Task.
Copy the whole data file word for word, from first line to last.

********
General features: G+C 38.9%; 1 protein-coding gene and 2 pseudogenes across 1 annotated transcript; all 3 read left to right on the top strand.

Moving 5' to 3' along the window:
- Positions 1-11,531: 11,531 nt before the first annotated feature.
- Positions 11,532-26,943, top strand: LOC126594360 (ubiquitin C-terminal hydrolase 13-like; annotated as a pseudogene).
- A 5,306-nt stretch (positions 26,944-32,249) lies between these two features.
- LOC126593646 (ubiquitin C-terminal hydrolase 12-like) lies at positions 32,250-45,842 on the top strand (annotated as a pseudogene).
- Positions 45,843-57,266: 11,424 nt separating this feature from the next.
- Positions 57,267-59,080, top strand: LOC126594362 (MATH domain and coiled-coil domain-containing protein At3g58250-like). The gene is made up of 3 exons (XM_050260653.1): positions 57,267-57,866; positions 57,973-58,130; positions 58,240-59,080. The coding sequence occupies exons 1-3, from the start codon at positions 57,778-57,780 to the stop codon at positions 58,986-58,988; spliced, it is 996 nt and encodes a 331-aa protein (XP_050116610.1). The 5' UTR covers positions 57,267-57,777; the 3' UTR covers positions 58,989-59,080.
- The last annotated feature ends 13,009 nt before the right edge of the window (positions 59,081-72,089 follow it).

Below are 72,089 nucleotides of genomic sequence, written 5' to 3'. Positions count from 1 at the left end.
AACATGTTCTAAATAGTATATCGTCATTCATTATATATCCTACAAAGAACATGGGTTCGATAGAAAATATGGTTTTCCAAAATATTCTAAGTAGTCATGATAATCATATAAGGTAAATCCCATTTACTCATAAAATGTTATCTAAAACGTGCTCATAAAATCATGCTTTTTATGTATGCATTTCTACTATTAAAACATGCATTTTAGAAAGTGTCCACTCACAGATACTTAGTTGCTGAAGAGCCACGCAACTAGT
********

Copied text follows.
General features: G+C 38.9%; 1 protein-coding gene and 2 pseudogenes across 1 annotated transcript; all 3 read left to right on the top strand.

Moving 5' to 3' along the window:
- Positions 1-11,531: 11,531 nt before the first annotated feature.
- Positions 11,532-26,943, top strand: LOC126594360 (ubiquitin C-terminal hydrolase 13-like; annotated as a pseudogene).
- A 5,306-nt stretch (positions 26,944-32,249) lies between these two features.
- LOC126593646 (ubiquitin C-terminal hydrolase 12-like) lies at positions 32,250-45,842 on the top strand (annotated as a pseudogene).
- Positions 45,843-57,266: 11,424 nt separating this feature from the next.
- Positions 57,267-59,080, top strand: LOC126594362 (MATH domain and coiled-coil domain-containing protein At3g58250-like). The gene is made up of 3 exons (XM_050260653.1): positions 57,267-57,866; positions 57,973-58,130; positions 58,240-59,080. The coding sequence occupies exons 1-3, from the start codon at positions 57,778-57,780 to the stop codon at positions 58,986-58,988; spliced, it is 996 nt and encodes a 331-aa protein (XP_050116610.1). The 5' UTR covers positions 57,267-57,777; the 3' UTR covers positions 58,989-59,080.
- The last annotated feature ends 13,009 nt before the right edge of the window (positions 59,081-72,089 follow it).

Below are 72,089 nucleotides of genomic sequence, written 5' to 3'. Positions count from 1 at the left end.
AACATGTTCTAAATAGTATATCGTCATTCATTATATATCCTACAAAGAACATGGGTTCGATAGAAAATATGGTTTTCCAAAATATTCTAAGTAGTCATGATAATCATATAAGGTAAATCCCATTTACTCATAAAATGTTATCTAAAACGTGCTCATAAAATCATGCTTTTTATGTATGCATTTCTACTATTAAAACATGCATTTTAGAAAGTGTCCACTCACAGATACTTAGTTGCTGAAGAGCCACGCAACTAGT